After years of litigation that opened a flurry of lawsuits between musicians and their record companies, the iconic Eminem lawsuit against Universal Music Group over digital royatlies has finally come to a close with the two parties coming to a confidential settlement.

The lawsuit, which began in 2007, accused Universal Music Group of underpaying royalties to Eminem and his production company FBT recordings because they were treating digital downloads as sales instead of licensing which attracted a higher royalty rate.

The real major contentious point here is what exactly is a download. Are downloads sales and be treated the same as sales of CDs through the payment of royalties? Or is a downloaded song being licensed to the user meaning the record company should be paying artists a licensing fee?

Ironically enough the discrepancy was first brought up by the record companies themselves, who have tried to argue in court that they simply license music to the end user and therefore the public have no right to copy the song onto multiple devices. Funny how things turn out.

FBT recordings went to court arguing that the digital sales were not “records sold” but were in effect a licensing of master recordings and therefore artists should get a 50% cut of the proceeds – a significant jump from royalty payments artists have been receiving for years for physical sales which often max out at 12%.

This was rejected by a court initially, but an appeals court eventually decided that digital downloads count as “licenses” and the Supreme Court decided not to review the case after Universal appealed.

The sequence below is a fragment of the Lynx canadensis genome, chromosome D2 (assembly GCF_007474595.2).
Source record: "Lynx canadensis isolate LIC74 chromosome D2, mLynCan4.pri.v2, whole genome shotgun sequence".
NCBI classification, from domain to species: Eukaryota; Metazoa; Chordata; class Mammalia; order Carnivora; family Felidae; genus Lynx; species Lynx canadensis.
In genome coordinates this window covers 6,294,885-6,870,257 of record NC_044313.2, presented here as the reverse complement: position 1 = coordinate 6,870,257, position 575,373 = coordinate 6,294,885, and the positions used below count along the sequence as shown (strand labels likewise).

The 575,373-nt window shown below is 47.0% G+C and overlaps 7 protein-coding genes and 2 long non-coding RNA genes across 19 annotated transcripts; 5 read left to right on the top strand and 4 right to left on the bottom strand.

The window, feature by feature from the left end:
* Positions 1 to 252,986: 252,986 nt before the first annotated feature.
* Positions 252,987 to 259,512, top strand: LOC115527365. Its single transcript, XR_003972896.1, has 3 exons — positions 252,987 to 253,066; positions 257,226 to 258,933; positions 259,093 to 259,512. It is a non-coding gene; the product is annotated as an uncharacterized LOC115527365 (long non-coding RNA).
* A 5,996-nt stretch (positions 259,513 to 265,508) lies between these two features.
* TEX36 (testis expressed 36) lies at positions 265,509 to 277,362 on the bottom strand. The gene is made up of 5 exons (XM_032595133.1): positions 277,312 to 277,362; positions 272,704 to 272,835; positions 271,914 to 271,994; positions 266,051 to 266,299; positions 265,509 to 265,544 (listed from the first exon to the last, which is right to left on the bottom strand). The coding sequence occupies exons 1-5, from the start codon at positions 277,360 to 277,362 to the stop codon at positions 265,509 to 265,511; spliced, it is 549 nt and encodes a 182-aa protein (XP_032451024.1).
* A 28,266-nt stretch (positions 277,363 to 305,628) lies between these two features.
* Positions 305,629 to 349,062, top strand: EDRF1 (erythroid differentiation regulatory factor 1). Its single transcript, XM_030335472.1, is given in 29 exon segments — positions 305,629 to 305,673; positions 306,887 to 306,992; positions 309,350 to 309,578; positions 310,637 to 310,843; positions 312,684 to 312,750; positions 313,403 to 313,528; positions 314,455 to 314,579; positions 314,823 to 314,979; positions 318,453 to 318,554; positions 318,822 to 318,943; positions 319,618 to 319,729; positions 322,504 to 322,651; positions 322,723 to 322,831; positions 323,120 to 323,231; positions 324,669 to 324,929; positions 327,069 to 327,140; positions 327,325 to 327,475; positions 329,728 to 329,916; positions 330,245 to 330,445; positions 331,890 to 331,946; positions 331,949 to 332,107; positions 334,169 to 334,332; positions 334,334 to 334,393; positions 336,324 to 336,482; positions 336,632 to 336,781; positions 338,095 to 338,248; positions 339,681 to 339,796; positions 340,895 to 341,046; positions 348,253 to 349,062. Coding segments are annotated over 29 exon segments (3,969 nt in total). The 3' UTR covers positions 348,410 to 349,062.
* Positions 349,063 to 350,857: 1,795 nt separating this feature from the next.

But despite coming to the conclusion that Eminem was entitled to a 50% royalty from digital record sales, the courts didn’t decide how much Universal Music Group would have to pay his production company FBT recordings.

The case was due to go back to trial in April 2013 to decide how much Universal would have to cough up, but the record label saw the writing on the wall adn wisely decided it was better to pay out on their own terms to make the case go away.

The effect of the case however has already been widespread in the music industry.

Lawyers, artists and record companies couldn’t have imagined digital technology when contracts were being drawn up 15 or 20 years ago. Indeed the industry tried to ignore it and buried their collective heads in the sand for many years while they attempted to control it to their advantage – largely in vain.

As a result of the courts ruling and a similar one in a case brought by Pink Floyd earlier this year, labels could be exposed to claims by artists totaling tens if not hundreds of millions of dollars.

In April this year, Weird Al Yankovic launched a similar lawsuit against his record company, Sony Music,  for $5 million, claiming “improper and duplicate recoupments” which resulted in royalty under payments. He also wants to see some of the action from huge financial payouts Sony received from lawsuit settlements with Napster, Kazaa, and Grokster.